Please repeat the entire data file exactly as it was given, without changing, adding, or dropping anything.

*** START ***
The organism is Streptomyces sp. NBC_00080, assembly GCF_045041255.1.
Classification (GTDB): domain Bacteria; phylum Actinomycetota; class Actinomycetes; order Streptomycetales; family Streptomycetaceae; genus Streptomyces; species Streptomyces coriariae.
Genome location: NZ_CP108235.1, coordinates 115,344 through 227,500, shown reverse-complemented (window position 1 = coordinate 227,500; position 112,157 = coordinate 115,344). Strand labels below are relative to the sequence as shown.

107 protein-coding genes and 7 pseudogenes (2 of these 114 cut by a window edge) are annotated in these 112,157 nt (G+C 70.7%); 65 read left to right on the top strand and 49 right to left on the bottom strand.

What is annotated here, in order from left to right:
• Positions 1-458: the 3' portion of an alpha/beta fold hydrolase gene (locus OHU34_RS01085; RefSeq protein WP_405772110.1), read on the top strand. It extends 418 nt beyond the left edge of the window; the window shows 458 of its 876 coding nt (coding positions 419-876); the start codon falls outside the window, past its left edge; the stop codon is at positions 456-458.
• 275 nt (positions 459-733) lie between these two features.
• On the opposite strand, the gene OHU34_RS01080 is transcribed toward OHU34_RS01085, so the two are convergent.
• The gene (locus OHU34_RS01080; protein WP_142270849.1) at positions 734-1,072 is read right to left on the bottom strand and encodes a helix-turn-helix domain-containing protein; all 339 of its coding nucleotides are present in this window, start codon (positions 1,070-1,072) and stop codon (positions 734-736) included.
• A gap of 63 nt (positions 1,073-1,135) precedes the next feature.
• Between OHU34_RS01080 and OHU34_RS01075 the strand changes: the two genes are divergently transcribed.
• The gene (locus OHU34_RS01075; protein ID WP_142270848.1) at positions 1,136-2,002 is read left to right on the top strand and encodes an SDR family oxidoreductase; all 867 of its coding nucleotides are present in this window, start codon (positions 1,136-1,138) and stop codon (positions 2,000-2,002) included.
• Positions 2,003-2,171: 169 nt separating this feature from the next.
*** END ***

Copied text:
The organism is Streptomyces sp. NBC_00080, assembly GCF_045041255.1.
Classification (GTDB): domain Bacteria; phylum Actinomycetota; class Actinomycetes; order Streptomycetales; family Streptomycetaceae; genus Streptomyces; species Streptomyces coriariae.
Genome location: NZ_CP108235.1, coordinates 115,344 through 227,500, shown reverse-complemented (window position 1 = coordinate 227,500; position 112,157 = coordinate 115,344). Strand labels below are relative to the sequence as shown.

107 protein-coding genes and 7 pseudogenes (2 of these 114 cut by a window edge) are annotated in these 112,157 nt (G+C 70.7%); 65 read left to right on the top strand and 49 right to left on the bottom strand.

What is annotated here, in order from left to right:
• Positions 1-458: the 3' portion of an alpha/beta fold hydrolase gene (locus OHU34_RS01085; RefSeq protein WP_405772110.1), read on the top strand. It extends 418 nt beyond the left edge of the window; the window shows 458 of its 876 coding nt (coding positions 419-876); the start codon falls outside the window, past its left edge; the stop codon is at positions 456-458.
• 275 nt (positions 459-733) lie between these two features.
• On the opposite strand, the gene OHU34_RS01080 is transcribed toward OHU34_RS01085, so the two are convergent.
• The gene (locus OHU34_RS01080; protein WP_142270849.1) at positions 734-1,072 is read right to left on the bottom strand and encodes a helix-turn-helix domain-containing protein; all 339 of its coding nucleotides are present in this window, start codon (positions 1,070-1,072) and stop codon (positions 734-736) included.
• A gap of 63 nt (positions 1,073-1,135) precedes the next feature.
• Between OHU34_RS01080 and OHU34_RS01075 the strand changes: the two genes are divergently transcribed.
• The gene (locus OHU34_RS01075; protein ID WP_142270848.1) at positions 1,136-2,002 is read left to right on the top strand and encodes an SDR family oxidoreductase; all 867 of its coding nucleotides are present in this window, start codon (positions 1,136-1,138) and stop codon (positions 2,000-2,002) included.
• Positions 2,003-2,171: 169 nt separating this feature from the next.